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Whistleblower protection clears another hurdle

Numerous government watchdogs and federal employee organizations are shouting out their support of a bill that, if passed, would provide the most substantial boost in decades to federal whistleblower protection.

Numerous government watchdogs and federal employee organizations are shouting out their support of a bill that, if passed, would provide the most substantial boost in decades to federal whistleblower protection.

The Project on Government Oversight, the Government Accountability Project, and a broad sweep of other interested organizations pledged to everything from better workplace conditions for feds to saving taxpayers' money, are applauding the Senate Homeland Security and Governmental Affairs Committee for its approval last week of S. 743, the Whistleblower Protection Enhancement Act – clearing the bill for a vote before the full Senate.

"Government workers who expose waste, fraud and abuse should not have to fear being fired or demoted for doing the right thing," Angela Canterbury, POGO's director of public policy said. "A stronger whistleblower law is long overdue. After years of negotiations and near misses, this bill finally enjoys a bipartisan unity that has been scarce in Washington."

"Legislators know that their promises to cut federal misspending will not be credible if they do not deliver genuine rights to whistleblowers who risk their careers to expose waste and fraud," Tom Devine, legal director of GAP said, emphasizing the bill's contribution to deficit cutting.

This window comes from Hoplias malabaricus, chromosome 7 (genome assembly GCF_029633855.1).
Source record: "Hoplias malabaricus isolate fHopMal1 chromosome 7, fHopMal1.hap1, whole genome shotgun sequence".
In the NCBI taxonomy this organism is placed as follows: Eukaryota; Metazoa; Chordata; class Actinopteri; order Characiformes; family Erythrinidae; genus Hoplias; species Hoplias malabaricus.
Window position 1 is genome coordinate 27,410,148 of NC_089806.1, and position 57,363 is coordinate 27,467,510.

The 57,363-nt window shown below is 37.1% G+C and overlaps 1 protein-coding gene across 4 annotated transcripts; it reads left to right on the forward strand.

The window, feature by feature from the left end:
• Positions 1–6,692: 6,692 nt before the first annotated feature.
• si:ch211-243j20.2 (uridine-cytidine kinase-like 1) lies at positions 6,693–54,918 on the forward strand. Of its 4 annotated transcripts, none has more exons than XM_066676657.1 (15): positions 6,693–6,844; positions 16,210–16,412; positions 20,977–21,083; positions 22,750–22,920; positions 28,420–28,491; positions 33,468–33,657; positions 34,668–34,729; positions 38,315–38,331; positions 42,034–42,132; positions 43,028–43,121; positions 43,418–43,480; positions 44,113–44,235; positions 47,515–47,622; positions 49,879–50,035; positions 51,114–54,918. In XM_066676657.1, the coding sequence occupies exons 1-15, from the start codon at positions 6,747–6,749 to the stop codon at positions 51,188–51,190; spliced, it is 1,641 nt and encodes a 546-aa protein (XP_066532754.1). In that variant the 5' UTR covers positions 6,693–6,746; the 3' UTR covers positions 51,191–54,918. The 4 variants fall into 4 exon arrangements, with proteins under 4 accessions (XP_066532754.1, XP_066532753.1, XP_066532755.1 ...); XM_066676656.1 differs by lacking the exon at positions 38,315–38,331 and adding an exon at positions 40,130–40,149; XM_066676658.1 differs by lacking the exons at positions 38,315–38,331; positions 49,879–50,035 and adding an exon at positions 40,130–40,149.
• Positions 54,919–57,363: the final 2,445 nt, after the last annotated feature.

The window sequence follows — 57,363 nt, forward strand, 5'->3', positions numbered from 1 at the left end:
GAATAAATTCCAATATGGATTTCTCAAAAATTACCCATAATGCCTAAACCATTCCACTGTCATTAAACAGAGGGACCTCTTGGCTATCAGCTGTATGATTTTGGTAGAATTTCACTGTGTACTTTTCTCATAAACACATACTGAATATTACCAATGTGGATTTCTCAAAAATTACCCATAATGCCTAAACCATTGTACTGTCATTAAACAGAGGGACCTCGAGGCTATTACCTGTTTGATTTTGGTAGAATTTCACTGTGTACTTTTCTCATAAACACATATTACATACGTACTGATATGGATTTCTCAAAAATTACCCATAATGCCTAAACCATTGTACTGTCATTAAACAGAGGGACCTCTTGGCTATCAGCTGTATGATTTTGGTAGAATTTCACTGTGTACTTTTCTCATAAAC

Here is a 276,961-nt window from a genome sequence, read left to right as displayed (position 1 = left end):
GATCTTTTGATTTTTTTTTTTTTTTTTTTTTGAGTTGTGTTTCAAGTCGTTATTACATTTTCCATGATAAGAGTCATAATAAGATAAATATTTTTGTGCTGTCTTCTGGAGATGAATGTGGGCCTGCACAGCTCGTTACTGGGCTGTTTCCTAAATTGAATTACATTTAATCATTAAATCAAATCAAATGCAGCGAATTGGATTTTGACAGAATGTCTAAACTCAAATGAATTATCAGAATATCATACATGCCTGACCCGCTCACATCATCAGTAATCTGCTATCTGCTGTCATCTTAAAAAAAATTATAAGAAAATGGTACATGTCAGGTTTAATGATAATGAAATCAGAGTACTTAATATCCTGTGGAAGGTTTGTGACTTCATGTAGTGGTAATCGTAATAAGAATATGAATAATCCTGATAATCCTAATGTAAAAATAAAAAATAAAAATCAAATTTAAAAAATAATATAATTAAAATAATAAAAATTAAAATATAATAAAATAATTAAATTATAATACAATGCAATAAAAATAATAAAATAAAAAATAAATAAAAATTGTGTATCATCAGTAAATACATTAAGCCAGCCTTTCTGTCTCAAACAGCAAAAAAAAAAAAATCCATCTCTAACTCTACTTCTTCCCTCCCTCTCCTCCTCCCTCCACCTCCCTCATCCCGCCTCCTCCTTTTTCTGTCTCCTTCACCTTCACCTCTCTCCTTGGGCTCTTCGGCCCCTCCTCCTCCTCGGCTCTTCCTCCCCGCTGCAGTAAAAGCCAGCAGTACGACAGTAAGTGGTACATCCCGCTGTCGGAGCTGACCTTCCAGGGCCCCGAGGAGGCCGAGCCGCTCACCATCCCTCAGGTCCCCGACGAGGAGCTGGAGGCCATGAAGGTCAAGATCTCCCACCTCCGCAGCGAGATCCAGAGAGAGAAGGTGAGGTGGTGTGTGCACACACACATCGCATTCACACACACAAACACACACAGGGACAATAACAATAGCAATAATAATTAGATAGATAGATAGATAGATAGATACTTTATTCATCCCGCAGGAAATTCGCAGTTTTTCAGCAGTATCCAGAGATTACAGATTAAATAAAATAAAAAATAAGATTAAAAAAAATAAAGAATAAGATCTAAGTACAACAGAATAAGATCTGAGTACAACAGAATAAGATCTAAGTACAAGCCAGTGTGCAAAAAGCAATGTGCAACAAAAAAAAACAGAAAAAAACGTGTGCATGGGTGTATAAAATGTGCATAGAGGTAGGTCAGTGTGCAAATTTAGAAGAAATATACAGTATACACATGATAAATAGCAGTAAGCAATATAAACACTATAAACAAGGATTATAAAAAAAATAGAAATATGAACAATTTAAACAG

Devine noted that the bill actually got its start in 1999 – and that despite the many changes in Congress' partisan balance since, the bill "retains unanimous bipartisan support."

The Whistleblower Protection Enhancement Act almost made it into law in the last Congress, but a last-minute hold stalled it just before adjournment. Sen. Daniel Akaka (D-Hawaii) re-introduced the bill in April.

The current Whistleblower Protection Act, passed in 1989, has been severely weakened by federal court rulings that have corroded its intent. The new act tightens the language in the old law, and offers several enhancements. It would protect whistleblowers who refuse an order to avoid violating federal law, strengthen employee free-speech protections, close judicially created loopholes in the old law’s protections, permit whistleblowers access to jury trials in federal courts to defend against certain disciplinary actions and access to regional federal courts of appeals for whistleblowers who lose before the Merit Systems Protection Board.

The Whistleblower Protection Enhancement Act would for the first time extend protection to over 40,000 Transportation Security Administration airport screeners. It would offer protection against censorship of scientific findings by government employees and specific kinds of harassment of those undergoing security clearances and requires the creation of a brand new set of analogous whistleblower protections, within an employee's chain of command, in the CIA, National Security Agency and other intelligence community agencies.

The bill's passage is backed by federal employee unions and other traditional fed advocates aiming to better protect employee rights and job protections. But it is also supported by groups traditionally less sympathetic to feds – including the National Taxpayers Union and Taxpayers Protection Alliance – who view whistleblower activity mainly as a crucial means to fight waste and fraud in government.

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